How Visualizing Can Change Your Life

Hello dear reader(s)!

I have an exercise for you.  After this short paragraph, I want you to close your eyes and try to visualize the scenario I ask you to imagine.  Ready?  Okay, I want you to try to imagine that I am not a talented, sexy, intelligent, witty, generous, amazing person.  Go ahead, take a few minutes to try.

Wasn’t easy, was it?

This is because of the first law of visualization known as the Law of Potential.  What this means is that your mind will only allow you to visualize something that could actually happen.  By attempting to see me as a loser, the truth in your mind automatically blocks that out because it knows that is too unrealistic.

Now try the same scenario only instead of imagining me, imagine Ted Cruz.

Much easier, right?

Even though Ted Cruz is a successful political figure, your mind is able to recognize how much of a loser he is underneath his career, and so it is possible to see his most loser-like potential.

Now for yourself, unless you are like Ted Cruz, you can likely visualize yourself at your best potential.  And by visualizing yourself at your best potential, you can actually change your life.  Unfortunately, visualizing yourself at your best potential likely won’t help you to reach that potential, but if you are going to change your life with visualizing, you might as well enjoy the ride.

Here are just a few ways that visualizing can change your life.

  • Your career.  You are in a job interview.  Your interviewer asks you what accomplishments in your previous position are relative for the position for which you are applying.  You visualize your last job, a repetitive series of tasks that would have already been outsourced to robots if it weren’t for the fact that your base salary is still a lot cheaper than buying and maintaining a robot.  You visualize the day you quit, flipping off your boss as you stormed out in the middle of your shift.  You try to visualize something you accomplished related to the position for which you are applying, and after a lot of searching, you come up with what you think is a gold mine:  “When I was going through the motions of my job at that fucking place, just by doing the basic requirements I was making a lot of money for people who probably had less real impact on the company’s performance despite their salary being over 1,000 times what mine was.”

And as you finally go to open your mouth the interviewer moves on to the next question, believing you obviously have never accomplished anything.  You don’t get hired.  You have changed your life by visualizing!  It’s just that easy!

  • Your relationships.  You and your significant other have been having problems lately.  The stresses of work and family are taking their toll in the romance department and your sex lives are becoming increasingly stale.  You start to worry that your significant other is going to either leave you, or cheat on you.  Never fear!  Visualization can save the day!  You visualize that your significant other is someone more attractive to you than your partner in their current state the next time you want to get romantic.  Pick a celebrity.  Maybe an Emily Axford, or Riki Lindome.  Or whatever floats your boat.  (Not literally, don’t visualize your partner is buoyancy.)  Maybe your significant other, with their new celebrity face is still too vanilla and your are worried that sexual incompatibility will ruin any chance you may have had to repair your flagging relationship.  Once again, visualization can come to the rescue.  Simply visualize the dirty things you wish they would do, while you’re having your boring, missionary only, no oral, no eye-contact sex.  Soon those visualizations will take hold and you’ll be screaming out the dirty things you want that celebrity to do to you.  And your partner will notice.  And freak the fuck out.  And that partner will most-likely leave you.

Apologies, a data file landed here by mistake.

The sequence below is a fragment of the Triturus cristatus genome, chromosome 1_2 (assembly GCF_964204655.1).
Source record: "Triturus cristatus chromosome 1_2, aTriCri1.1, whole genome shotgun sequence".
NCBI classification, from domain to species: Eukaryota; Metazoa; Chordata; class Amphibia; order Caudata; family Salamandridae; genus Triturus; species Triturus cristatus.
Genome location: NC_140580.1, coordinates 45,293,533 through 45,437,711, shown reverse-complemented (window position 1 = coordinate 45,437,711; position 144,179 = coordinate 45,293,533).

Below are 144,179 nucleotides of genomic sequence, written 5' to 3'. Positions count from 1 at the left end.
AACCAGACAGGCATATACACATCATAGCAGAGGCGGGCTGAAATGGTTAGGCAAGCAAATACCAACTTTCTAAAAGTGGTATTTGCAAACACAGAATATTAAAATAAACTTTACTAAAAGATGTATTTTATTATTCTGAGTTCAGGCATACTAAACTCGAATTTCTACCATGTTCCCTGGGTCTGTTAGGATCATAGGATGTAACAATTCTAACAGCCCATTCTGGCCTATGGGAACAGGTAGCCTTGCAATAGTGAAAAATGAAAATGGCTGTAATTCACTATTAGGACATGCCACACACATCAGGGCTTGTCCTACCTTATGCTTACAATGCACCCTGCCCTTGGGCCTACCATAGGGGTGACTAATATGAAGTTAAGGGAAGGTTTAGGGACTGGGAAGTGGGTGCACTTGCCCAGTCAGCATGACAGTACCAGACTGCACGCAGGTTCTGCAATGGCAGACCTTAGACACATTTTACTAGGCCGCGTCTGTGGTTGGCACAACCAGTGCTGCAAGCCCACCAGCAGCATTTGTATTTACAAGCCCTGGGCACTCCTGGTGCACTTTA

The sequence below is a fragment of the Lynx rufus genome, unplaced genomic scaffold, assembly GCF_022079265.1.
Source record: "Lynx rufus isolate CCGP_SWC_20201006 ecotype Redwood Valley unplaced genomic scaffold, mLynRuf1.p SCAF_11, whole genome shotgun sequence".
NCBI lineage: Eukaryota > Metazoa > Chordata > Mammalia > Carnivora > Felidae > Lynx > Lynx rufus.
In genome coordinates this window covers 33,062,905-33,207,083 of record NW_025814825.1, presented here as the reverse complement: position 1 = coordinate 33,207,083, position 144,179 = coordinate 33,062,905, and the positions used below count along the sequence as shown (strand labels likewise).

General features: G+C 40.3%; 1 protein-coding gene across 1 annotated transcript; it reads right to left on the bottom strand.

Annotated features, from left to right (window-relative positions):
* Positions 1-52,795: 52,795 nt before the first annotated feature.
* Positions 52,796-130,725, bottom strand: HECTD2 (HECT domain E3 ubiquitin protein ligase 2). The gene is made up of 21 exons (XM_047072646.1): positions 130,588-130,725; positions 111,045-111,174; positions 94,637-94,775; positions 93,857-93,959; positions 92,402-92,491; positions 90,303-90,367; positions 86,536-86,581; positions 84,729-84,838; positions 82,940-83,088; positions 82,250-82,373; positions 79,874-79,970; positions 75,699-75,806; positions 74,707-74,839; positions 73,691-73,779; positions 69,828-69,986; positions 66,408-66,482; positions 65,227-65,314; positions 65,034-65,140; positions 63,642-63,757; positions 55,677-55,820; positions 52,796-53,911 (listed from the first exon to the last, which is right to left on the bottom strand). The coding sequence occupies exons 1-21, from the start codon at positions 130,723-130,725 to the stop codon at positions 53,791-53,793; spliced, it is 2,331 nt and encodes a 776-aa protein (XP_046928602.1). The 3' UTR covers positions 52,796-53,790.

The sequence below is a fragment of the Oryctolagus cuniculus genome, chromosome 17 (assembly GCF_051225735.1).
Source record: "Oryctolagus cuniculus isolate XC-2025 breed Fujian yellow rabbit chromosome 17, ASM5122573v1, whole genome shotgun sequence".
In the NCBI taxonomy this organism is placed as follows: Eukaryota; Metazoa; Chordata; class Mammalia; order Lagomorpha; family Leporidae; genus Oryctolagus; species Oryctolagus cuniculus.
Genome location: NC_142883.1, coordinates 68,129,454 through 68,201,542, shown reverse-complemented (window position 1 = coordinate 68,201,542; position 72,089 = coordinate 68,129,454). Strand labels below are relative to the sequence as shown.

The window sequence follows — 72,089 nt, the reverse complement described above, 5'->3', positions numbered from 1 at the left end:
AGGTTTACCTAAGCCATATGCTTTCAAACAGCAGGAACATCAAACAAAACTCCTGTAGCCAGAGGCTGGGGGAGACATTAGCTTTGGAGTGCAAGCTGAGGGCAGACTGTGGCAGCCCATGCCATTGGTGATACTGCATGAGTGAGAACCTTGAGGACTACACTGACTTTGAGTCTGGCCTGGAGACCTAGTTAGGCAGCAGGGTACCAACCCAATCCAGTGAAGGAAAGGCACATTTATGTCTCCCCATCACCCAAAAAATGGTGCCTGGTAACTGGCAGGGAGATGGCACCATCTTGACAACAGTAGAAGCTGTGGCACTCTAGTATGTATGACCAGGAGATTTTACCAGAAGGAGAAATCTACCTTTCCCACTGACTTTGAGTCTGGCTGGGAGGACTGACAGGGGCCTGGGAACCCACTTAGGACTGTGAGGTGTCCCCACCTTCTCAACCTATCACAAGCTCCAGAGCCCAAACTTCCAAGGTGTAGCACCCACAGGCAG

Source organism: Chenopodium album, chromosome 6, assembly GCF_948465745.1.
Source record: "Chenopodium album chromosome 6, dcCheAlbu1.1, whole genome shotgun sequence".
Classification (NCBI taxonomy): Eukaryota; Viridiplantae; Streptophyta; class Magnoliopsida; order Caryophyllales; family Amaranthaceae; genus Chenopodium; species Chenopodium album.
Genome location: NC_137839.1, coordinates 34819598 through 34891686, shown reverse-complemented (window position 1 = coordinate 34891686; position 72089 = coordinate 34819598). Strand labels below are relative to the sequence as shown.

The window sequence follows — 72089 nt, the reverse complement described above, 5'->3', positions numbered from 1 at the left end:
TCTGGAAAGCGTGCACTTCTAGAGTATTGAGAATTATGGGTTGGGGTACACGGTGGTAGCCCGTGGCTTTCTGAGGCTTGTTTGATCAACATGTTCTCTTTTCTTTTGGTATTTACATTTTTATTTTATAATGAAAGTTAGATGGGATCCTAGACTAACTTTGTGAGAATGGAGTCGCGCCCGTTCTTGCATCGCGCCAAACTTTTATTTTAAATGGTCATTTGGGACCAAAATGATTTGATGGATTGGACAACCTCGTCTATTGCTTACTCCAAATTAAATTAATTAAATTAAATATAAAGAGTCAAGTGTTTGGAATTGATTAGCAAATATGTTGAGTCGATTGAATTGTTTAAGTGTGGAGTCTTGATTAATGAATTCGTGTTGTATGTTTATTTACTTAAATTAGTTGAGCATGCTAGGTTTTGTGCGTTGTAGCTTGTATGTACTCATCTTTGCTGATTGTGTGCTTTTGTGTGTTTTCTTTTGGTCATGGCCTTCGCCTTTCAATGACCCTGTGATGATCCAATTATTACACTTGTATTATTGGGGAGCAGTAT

Once again, visualization has changed your life!  You visualized your significant other might cheat or leave, and thanks to your visualizations to try to stop that from happening, they have!  Isn’t this technique miraculous?

  • Your mental health.  Think back to a time in your life where you were so down, you were on the verge of an actual depression.  Let’s say it was related to your financial situation.  You had a lot of debt, bad credit, and were unable to pay even the most basic expenses.  Maybe it actually led you into a depression that only improved when your situation finally turned around, or with therapy.  How could this have been avoided?  Well, you guessed it…visualization!  Instead of obsessively worrying over your bills, and whether or not you can buy groceries and keep your utilities on…you could have simply visualized having more than enough money to cover everything.  You could visualize all the money you could desire.  And as you are visualizing, the final notices come in before they take everything from you and you are out on the street.  Now you have no bills to worry about.

Visualization has changed your life!

  • Your physical health.  Working out is hard.  That is why they call it “working out”.  You see, because it is work.  Hence the “working.”  Because if it were easy, it would be called “playing out”, although that is actually a term already.  But what if you could change yourself by visualizing?  You can!  Here is what I want you to do.  Rather than go for walks or runs, rather than going to a gym, rather than lifting weights at home, rather than aerobics or CrossFit…just sit back on the couch with McDonald’s each meal for the next 21 days (because it takes 21 days to form a habit, except for coke, which happens as soon and for as long as you can afford it or so I am told by people constantly wiping their noses), and imagine that you are in peak physical condition.